Analgesics MCQ Quiz: Trivia!

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Analgesics MCQ Quiz: Trivia! - Quiz


How much do you know about analgesics? Would you like to try this quiz? Analgesic drugs work via interaction with the peripheral and central nervous systems. They work to block pain signals before reaching the brain and generate no pain. Morphine is the most prescribed steroid opioid. If you want to learn more about analgesics, you will find this quiz to be extremely helpful.


Questions and Answers
  • 1. 

    Nursing Interventions of Pain:

    • A.

      Assessed on a pain level using the 0-10 rating scale

    • B.

      Assess non verbal cuse of pain

    • C.

      Client education on pain management

    • D.

      Many hospitals document every 8 hours minimum

    • E.

      Pain is included in Vital signs

    Correct Answer(s)
    A. Assessed on a pain level using the 0-10 rating scale
    B. Assess non verbal cuse of pain
    C. Client education on pain management
    D. Many hospitals document every 8 hours minimum
    E. Pain is included in Vital signs
    Explanation
    The correct answer includes a comprehensive approach to nursing interventions for pain. Assessing pain on a 0-10 rating scale allows for a standardized measurement of pain intensity. Assessing non-verbal cues of pain is important as some patients may not be able to communicate their pain verbally. Client education on pain management helps empower patients to participate in their own pain management. Documenting pain levels every 8 hours ensures that pain is regularly monitored and addressed. Including pain as part of vital signs emphasizes the importance of pain assessment and management in overall patient care.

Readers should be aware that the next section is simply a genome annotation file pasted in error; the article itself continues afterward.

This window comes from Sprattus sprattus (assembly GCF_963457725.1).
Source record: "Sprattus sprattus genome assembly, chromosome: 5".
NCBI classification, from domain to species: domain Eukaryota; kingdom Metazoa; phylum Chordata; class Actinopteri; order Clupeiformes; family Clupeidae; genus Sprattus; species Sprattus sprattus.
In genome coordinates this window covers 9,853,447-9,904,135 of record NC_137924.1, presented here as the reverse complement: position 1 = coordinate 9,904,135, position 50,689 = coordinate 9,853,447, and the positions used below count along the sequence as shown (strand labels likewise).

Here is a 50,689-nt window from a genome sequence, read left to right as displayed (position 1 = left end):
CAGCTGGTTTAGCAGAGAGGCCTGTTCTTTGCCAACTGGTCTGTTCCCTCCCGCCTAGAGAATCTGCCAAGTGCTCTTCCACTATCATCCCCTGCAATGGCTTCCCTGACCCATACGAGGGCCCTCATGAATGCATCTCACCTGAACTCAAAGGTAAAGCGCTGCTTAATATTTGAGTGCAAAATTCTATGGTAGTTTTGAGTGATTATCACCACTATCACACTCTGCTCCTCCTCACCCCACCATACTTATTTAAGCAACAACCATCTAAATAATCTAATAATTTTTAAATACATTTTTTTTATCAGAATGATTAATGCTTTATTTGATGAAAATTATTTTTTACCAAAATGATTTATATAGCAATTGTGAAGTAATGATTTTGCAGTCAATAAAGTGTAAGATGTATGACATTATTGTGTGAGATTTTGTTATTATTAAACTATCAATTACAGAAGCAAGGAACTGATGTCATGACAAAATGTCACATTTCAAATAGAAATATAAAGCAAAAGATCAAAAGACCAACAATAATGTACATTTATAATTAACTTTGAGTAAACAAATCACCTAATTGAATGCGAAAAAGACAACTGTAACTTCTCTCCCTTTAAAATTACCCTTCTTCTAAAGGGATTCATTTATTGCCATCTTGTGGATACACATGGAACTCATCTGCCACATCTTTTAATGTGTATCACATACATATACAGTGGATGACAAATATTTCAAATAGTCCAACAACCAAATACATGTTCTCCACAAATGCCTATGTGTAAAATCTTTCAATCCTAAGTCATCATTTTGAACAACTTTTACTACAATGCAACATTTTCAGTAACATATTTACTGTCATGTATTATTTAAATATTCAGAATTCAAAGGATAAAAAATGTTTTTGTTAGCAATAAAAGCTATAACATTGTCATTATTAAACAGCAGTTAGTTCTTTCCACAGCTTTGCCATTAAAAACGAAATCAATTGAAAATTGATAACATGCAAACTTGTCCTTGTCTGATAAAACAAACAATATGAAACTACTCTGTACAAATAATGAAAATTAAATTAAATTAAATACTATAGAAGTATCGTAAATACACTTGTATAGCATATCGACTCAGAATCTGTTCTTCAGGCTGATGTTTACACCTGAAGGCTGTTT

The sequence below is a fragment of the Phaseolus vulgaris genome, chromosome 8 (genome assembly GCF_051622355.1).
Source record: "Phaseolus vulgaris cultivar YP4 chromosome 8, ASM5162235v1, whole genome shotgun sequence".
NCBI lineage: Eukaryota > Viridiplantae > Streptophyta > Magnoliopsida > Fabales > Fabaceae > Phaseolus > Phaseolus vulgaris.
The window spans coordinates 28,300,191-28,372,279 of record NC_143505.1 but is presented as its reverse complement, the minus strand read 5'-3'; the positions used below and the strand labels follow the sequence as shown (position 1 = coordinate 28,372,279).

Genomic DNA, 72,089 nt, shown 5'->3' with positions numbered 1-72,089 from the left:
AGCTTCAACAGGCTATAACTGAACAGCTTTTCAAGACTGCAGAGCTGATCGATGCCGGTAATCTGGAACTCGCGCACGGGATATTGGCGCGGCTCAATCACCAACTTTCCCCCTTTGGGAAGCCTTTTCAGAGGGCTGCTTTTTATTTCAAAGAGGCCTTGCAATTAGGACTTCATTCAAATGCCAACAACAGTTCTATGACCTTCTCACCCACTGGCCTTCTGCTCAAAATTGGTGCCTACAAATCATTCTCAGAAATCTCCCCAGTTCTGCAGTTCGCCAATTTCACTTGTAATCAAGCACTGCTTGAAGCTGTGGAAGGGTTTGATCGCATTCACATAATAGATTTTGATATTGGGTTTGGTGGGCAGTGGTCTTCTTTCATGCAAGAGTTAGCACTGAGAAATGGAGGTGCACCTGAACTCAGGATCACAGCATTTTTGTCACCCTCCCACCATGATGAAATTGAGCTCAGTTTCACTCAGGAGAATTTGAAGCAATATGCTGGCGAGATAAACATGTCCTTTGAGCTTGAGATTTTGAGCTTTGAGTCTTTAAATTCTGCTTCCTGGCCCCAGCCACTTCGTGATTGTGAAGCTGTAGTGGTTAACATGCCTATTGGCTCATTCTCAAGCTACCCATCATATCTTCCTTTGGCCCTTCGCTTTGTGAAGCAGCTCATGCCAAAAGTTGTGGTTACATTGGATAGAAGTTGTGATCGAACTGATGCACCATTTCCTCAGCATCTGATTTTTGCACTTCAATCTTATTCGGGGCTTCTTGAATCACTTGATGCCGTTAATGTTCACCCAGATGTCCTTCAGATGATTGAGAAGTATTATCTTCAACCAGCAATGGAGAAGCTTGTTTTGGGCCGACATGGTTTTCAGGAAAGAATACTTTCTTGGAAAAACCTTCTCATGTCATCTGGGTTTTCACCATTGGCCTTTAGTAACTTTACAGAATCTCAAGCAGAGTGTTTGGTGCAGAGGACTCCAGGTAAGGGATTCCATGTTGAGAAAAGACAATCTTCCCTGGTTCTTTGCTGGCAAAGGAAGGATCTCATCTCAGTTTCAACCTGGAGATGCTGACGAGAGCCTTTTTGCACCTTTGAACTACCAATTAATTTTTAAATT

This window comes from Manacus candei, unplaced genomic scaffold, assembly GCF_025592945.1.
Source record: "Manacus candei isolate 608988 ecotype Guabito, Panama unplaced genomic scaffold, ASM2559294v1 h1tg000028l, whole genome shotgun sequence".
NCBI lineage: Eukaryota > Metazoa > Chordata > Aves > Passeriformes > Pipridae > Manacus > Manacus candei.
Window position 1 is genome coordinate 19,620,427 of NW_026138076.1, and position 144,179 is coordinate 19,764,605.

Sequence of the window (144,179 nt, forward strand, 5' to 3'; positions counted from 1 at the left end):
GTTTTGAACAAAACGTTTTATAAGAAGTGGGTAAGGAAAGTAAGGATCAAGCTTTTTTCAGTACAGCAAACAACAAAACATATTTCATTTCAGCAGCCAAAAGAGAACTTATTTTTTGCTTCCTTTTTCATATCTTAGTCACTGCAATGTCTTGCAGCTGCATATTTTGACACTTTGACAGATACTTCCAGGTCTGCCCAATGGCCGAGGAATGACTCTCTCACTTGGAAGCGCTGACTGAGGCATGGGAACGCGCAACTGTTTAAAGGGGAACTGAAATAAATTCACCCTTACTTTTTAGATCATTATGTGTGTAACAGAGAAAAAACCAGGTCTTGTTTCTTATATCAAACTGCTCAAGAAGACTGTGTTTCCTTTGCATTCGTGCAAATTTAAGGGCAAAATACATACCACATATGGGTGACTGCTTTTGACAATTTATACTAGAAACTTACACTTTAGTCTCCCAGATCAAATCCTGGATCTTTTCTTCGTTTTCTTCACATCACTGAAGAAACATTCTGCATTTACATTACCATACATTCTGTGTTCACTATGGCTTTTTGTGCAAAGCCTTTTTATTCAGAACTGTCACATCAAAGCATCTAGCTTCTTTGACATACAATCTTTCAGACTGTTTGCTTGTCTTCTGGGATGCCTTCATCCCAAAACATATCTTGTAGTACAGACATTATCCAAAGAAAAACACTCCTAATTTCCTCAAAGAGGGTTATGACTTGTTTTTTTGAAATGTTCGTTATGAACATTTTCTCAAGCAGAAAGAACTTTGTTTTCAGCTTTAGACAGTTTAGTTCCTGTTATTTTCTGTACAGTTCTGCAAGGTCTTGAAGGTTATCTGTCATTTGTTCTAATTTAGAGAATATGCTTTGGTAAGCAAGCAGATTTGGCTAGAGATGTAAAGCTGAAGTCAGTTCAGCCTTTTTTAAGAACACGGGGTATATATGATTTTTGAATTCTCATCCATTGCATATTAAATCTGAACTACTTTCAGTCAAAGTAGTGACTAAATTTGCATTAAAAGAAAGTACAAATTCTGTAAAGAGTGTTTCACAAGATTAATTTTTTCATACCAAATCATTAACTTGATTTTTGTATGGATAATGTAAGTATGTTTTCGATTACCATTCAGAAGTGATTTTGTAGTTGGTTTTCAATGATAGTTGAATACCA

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  • 2. 

    Nocieptive pain - delta fibers, sharp, dull, aching, throbbing, associated with injury to tissue.  Usually acute.

    • A.

      True

    • B.

      False

    Correct Answer
    A. True
    Explanation
    The statement is true because nociceptive pain is indeed associated with delta fibers and can be described as sharp, dull, aching, or throbbing. It is also typically associated with injury to tissue and is usually acute in nature.

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  • 3. 

    Neuropathic pain is pain resulting from damage to peripheral nervous or central nervous system tissue or from altered processing of pain in the central nervous system.